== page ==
Payroll is an essential part of your business – not just a weekly, bi-weekly, or monthly annoyance. Payroll is the primary way that employees are rewarded for good job performance and retained. If you are issuing late or incorrect paychecks it can lead to dissatisfied, unmotivated workers – or worse. It’s hard to keep good employees when a company gets payroll wrong.
The relationship between employees and employers is highly regulated by the government and many of these regulations involve payroll. There are literally hundreds of things that you have to know, as well as hundreds of mistakes that you can make. As a result, the payroll process is much more complicated than anyone who has never done it can possibly know.
The consequences of some mistakes can be more serious than just your paychecks simply being incorrect. Many mistakes result in getting a very hard time from people you don’t know (and certainly don’t want to know) – the federal and state enforcement types.
Below are 7 of the most common payroll mistakes which occur during payroll processing.
1. Poor Data Gathering
Payroll errors – overpayments, underpayments, misclassification, and job costing errors all start with the information that is contained on employee timesheets that is in turn given to the person responsible for inputting that information into QuickBooks, who then creates the final employee paycheck.
2. Improper Overtime Payments
Everyone knows hourly employees get time-and-a-half after 40 hours of work a week. Right? Not always!
Employees must be paid according to all the mandates of the Labor Department and the states. Are you calculating the overtime rate properly?
- A very common small business practice is granting compensatory overtime or “comp time” (time off) instead of paying overtime as legally required. This is illegal in most situations. Under the FLSA for example, only state or government agencies may legally offer comp time and, even then, it is subject to a long list of exclusions. Some states do allow it, but it’s certainly tricky!
Overtime is not always 1.5 times the employee’s hourly rate!
- You may have to add in other payments, such as production bonuses, shift differentials, prevailing wage fringe benefits in order to determine the overtime rate.
You must follow any state Wage and Hour regulations if they are more generous than the federal rules.
3. Ignoring Other Taxable Items
There will be times when you need to withhold taxes from more than just the employee’s normal wages.
All gifts, prizes, bonuses, and awards that employees receive are taxable, including the use of a company car.
Some Union Fringes are taxable, such as a Vacation or Health & Welfare fringe. These items should be included in the employee’s normal paycheck and set up as a taxable company contribution item type.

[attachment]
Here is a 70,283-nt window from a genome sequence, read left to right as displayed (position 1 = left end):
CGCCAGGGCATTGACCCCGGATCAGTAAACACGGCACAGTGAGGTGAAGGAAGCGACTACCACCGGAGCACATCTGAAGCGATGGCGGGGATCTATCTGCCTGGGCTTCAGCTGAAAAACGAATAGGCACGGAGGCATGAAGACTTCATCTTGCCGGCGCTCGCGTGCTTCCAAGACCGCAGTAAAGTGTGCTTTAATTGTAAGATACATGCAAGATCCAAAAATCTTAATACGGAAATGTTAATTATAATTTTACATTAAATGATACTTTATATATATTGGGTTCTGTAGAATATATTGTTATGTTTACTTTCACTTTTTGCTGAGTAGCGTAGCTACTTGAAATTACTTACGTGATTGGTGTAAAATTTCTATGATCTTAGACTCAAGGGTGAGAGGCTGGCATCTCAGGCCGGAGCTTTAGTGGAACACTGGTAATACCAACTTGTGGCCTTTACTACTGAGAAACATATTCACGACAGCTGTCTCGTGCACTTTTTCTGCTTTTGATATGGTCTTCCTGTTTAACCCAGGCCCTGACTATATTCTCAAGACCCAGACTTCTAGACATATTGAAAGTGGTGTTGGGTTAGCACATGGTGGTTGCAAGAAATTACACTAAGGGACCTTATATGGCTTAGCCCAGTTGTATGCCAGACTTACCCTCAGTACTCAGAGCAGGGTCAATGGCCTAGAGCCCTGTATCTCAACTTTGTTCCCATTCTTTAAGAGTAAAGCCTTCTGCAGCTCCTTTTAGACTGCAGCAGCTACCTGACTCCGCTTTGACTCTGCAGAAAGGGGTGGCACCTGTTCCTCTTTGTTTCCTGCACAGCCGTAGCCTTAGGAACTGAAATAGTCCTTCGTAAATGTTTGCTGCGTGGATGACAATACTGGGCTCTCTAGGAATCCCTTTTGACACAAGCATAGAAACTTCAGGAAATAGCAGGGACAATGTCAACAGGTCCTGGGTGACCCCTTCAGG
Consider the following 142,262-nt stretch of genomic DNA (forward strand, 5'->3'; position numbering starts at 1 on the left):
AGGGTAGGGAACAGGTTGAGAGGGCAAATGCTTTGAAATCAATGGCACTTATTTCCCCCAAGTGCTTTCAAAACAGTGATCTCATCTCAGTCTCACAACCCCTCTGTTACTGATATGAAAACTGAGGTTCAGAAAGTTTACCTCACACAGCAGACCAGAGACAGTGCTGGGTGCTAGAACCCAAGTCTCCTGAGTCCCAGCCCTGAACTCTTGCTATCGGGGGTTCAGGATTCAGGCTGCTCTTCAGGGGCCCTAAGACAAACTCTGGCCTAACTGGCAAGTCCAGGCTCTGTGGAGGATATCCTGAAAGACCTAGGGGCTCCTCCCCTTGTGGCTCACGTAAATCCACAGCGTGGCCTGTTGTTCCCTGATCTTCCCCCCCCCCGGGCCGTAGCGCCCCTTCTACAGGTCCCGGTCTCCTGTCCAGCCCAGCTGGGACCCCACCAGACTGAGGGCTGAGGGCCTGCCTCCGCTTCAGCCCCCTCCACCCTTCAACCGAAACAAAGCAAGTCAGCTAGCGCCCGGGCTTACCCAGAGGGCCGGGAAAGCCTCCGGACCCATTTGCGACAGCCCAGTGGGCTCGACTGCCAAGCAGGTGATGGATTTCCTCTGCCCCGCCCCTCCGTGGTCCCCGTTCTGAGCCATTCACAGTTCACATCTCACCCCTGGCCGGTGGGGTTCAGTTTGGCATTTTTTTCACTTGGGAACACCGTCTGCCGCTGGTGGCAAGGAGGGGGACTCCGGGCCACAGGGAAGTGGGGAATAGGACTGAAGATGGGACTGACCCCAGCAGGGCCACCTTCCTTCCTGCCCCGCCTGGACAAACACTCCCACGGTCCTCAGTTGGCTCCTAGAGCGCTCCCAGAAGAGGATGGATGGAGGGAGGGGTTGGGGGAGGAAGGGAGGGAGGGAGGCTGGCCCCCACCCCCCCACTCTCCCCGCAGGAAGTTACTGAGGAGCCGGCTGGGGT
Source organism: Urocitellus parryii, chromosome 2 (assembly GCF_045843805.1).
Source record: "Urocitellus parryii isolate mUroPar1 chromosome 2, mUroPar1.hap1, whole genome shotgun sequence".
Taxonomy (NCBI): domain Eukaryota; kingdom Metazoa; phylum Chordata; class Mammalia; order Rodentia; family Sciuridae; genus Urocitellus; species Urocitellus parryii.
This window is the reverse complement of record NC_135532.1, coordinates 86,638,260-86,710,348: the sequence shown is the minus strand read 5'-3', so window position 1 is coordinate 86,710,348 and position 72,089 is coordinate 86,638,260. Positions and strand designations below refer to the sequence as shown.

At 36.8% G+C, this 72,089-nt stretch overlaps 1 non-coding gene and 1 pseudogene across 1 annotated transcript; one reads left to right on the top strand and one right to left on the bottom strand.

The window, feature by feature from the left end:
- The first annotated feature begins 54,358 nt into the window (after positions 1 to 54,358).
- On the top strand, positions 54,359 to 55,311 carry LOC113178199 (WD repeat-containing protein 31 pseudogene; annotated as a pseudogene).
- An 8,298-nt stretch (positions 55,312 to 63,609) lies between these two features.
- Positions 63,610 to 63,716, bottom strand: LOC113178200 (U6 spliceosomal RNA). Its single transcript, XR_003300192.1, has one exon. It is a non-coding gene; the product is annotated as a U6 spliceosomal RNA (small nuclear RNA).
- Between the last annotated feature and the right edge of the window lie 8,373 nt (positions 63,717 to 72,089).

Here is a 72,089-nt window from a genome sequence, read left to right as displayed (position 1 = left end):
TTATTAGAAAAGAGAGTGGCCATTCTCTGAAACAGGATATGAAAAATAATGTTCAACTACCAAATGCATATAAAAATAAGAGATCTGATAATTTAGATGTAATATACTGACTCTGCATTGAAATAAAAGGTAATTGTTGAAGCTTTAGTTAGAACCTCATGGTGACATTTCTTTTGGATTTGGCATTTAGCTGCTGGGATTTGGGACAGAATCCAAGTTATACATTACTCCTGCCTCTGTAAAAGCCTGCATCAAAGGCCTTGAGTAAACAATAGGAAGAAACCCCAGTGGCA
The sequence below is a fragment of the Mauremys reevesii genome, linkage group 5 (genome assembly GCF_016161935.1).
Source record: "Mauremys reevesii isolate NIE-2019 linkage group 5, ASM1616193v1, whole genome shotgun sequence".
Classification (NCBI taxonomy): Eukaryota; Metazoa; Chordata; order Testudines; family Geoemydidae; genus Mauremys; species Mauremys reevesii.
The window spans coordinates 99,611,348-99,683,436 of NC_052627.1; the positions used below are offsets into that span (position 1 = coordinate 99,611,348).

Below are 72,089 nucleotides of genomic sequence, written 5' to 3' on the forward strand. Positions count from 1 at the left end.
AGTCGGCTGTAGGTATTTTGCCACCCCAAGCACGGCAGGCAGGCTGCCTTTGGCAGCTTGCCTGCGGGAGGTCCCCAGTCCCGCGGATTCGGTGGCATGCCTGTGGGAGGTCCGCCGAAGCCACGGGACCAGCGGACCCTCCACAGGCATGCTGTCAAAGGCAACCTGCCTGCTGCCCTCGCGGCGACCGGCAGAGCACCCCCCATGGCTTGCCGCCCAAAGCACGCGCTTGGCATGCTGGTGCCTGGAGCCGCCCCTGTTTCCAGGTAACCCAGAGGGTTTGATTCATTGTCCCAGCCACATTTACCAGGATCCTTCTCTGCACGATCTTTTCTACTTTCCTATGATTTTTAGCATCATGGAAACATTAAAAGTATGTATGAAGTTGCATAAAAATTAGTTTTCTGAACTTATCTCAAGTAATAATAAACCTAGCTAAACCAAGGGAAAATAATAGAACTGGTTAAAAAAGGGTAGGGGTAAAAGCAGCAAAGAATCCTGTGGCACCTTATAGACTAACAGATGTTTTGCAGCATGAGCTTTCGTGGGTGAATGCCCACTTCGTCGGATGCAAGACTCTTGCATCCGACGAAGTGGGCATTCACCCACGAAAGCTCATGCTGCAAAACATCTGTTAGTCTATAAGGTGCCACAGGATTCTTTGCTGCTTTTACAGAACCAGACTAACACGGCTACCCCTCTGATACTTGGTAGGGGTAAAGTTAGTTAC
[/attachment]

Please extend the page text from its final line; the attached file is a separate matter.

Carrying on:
4. Mishandling Garnishments, Levies, or Child Support Payments
Part of your company’s payroll activities may include having to withhold and pay money your employees owe to a third party.
The government decided, long ago, that the best way to collect certain court-ordered or court determined debts was to go directly to the person’s source of income – you, the employer – and collect the money directly from the employee’s wages.
This can be a quagmire for employers of every size. There are rules for withholding, for how much an employee must be allowed to retain, and for which one of multiple claims are paid first. Naturally, the states do get involved, usually requiring that child support be paid first. But, if a federal tax levy arrives at your office first, it is paid first.
5. Mixing Reimbursed Employee Expenses with Normal Payroll
Many times I’ve seen employees bring in receipts or expense reports and the payroll clerk has added those reimbursements into the normal employee paycheck.
Don’t let yourself get caught in this situation – as you could have some “tall explaining” to do later and in some states there is a fine attached for just this sort of situation. An employee’s paycheck is just that – his compensation for the hours that he worked for you on a weekly basis and that is what should be reflected on his weekly paycheck.
If an employee submits receipts or an expense report, cut a separate check just for that and keep that money out of payroll!
6. Miscalculating State Unemployment Tax
State Unemployment Tax is an employer-paid but state-run program and each state has their own set of rules.
One common mistake that I’ve seen employers make when there is a delay in Intuit receiving the necessary information from the tax agency is that employers feel that they need to do a manual adjustment to increase the liability. This is totally unnecessary as the payroll module will automatically catch up, without any additional help from you.
7. Missing Tax Deposits and Filing Deadlines
There are substantial penalties for missing deadlines, for depositing your payroll taxes and filing the required reports.
Nearly every payroll clerk in a large company has a calendar with all the deadlines for federal, state, county and municipal tax deposits and tax filing deadlines for the entire year. You must also report the earnings and withholdings of each employee, payment to contract workers, total withholding amounts and other information. If you don’t have such a calendar, you can set up “Reminders” in QuickBooks; but you will have to look at them. On a normal day-to-day basis you naturally have other things to worry about, but if you aren’t conscious of these deadlines, you’ll miss one of them sooner or later and be faced with a hefty penalty for late payment or reporting….plus interest.
You may also be required to use EFTPS (Electronic Federal Tax Payment System) for your payments.